There’s a beautiful area with a nice background image and bold, white text jumping off the screen. This is a fantastic area to include a compelling headline to tell the Alpha Coffee story or position the customer as a hero. Instead, they’ve chosen to use it simply to regurgitate their brand name.

At this point on the page, people know the Alpha Coffee name. They don’t need to see it again. What they DO need to see is something compelling to get them to keep reading. Something like:

  • A Bag for You, A Cup for the Troops
  • One Cup Brings You to Warrior Status

Those could use some refining, of course, but you get the idea. A one-liner here could be powerful and keep people scrolling further.

More Story, Please

Not to be mistaken with, more cowbell, please.

The next section on the homepage has a beautiful image of a book opened up to the definition of Alpha.

I love this image because it’s the start of their story. It’s why they changed their name from Lock-n-Load Java to Alpha Coffee. There’s something here but… I’m left hanging because of a lack of context with copy.

In this section, I’d love to see a quick 2-3 sentence intro to the company’s story with a link to learn more. They have a detailed link on their website with their story, so why not send more people there (and lower the bounce rate, which would simultaneously also help with SEO) to get emotionally invested in the brand? It’s another opportunity worth testing.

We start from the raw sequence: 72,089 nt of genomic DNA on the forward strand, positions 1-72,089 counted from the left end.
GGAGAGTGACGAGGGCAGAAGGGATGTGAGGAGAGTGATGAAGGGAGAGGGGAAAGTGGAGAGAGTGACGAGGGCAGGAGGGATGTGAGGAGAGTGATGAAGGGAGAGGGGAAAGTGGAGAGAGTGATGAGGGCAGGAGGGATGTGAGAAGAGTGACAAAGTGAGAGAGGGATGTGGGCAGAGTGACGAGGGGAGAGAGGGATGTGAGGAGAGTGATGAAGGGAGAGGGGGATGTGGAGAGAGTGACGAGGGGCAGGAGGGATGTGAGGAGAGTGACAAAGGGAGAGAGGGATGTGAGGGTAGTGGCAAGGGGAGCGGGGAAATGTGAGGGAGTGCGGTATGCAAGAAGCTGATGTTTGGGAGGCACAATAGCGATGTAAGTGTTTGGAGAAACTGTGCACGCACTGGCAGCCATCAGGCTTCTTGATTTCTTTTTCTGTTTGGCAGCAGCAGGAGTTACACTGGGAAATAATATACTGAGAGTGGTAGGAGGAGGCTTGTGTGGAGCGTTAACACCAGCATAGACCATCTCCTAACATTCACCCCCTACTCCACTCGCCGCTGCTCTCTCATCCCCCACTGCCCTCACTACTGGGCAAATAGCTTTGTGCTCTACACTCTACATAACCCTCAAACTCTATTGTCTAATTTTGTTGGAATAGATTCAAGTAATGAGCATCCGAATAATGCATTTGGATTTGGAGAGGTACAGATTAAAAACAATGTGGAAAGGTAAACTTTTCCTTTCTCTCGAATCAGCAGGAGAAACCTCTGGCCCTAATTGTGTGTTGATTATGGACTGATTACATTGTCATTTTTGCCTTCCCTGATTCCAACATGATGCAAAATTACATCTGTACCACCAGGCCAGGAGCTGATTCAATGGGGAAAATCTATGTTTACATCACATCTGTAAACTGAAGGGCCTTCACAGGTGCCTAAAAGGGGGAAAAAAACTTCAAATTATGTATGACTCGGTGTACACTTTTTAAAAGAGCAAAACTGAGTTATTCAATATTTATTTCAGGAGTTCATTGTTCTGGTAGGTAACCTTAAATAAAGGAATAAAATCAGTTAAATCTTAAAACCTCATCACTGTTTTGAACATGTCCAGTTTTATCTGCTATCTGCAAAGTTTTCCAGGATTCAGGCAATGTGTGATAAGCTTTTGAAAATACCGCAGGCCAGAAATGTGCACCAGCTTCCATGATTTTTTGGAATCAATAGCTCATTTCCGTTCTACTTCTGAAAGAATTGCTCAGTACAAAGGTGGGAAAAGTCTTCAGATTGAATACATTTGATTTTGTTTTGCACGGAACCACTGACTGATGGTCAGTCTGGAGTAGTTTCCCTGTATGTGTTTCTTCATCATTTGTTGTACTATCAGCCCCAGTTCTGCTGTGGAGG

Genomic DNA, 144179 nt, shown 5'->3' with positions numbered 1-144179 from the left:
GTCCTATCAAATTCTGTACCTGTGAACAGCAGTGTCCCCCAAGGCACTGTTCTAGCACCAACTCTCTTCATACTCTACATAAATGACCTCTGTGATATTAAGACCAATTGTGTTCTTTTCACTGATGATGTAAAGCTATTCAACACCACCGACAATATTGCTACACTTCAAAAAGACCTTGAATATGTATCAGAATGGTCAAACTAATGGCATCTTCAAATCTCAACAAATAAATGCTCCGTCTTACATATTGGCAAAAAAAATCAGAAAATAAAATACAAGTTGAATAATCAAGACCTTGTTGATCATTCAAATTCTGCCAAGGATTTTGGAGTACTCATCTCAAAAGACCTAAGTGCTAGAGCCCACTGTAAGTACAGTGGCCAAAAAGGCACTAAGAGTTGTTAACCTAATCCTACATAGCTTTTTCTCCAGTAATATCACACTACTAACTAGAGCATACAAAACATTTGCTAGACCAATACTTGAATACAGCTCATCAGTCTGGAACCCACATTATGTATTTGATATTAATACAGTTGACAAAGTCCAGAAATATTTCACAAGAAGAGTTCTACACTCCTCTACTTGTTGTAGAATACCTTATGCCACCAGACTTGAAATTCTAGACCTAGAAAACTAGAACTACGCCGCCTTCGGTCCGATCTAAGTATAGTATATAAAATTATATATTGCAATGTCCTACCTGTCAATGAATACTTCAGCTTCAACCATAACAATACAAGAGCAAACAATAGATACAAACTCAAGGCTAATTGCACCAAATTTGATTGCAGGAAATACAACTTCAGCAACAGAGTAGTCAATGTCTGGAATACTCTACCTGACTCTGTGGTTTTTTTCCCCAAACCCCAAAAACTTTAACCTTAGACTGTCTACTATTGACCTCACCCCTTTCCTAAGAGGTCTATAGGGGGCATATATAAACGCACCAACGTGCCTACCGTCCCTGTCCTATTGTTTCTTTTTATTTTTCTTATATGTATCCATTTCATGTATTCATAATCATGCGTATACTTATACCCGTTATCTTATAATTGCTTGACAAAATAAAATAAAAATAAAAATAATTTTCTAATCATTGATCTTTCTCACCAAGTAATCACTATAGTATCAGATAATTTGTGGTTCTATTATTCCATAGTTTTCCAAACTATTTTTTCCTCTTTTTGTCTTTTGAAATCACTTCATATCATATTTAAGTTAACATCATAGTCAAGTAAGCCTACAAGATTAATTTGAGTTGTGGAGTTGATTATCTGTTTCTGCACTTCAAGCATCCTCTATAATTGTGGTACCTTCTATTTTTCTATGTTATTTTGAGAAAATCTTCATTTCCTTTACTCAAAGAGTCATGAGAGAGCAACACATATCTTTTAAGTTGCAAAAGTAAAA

Street Cred

Now we’re at the bottom of the page. Here, you’ll see a few logos of associations they’re a part of and icons telling their story. This is the good stuff. These images give me what I’ve been craving on their homepage. They tell their story quickly, succinctly, and powerfully.

I like using imagery like this – especially on a homepage – because it gives you instant credibility. This brand is able to showcase that they’re not going to serve you some watered down version of coffee. They do good work, are owned by good people, and belong to an association that supports their brewing practices. That’s a pretty strong message to get pulled out of only three icons, wouldn’t you say? I’m glad they’re here.

Final CTA

The page is heavy on the buy-now CTAs at the top, but they drop all mentions of that as you scroll. The final CTA on the page is to sign up for their newsletter. This CTA is found in the footer, so you have to look for it. I’d like to see that option a little higher up, especially because they are offering discounts and sales (and who doesn’t love a good deal?).

The good part about how they position this CTA is the headline they use. It’s clear what you’re going to get when you sign up and hand over your email address. That clarity makes it easier to want to sign up. There’s no guesswork. You know what’s coming your way.

Takeaways

The Alpha Coffee homepage is pretty decent if you ask me, but there are a few missed opportunities here. Specifically, I’d love to see more copy and more of the Alpha Coffee story come through from this page. They’ve done an excellent job of writing it on other pages, but they could do even better by telling a stronger story on their homepage.

I’ll be going live on Facebook to chat about this copywriting audit on March 16 at 8:30 a.m. PST. Join me there if you’re interested in hearing more about this or asking a question.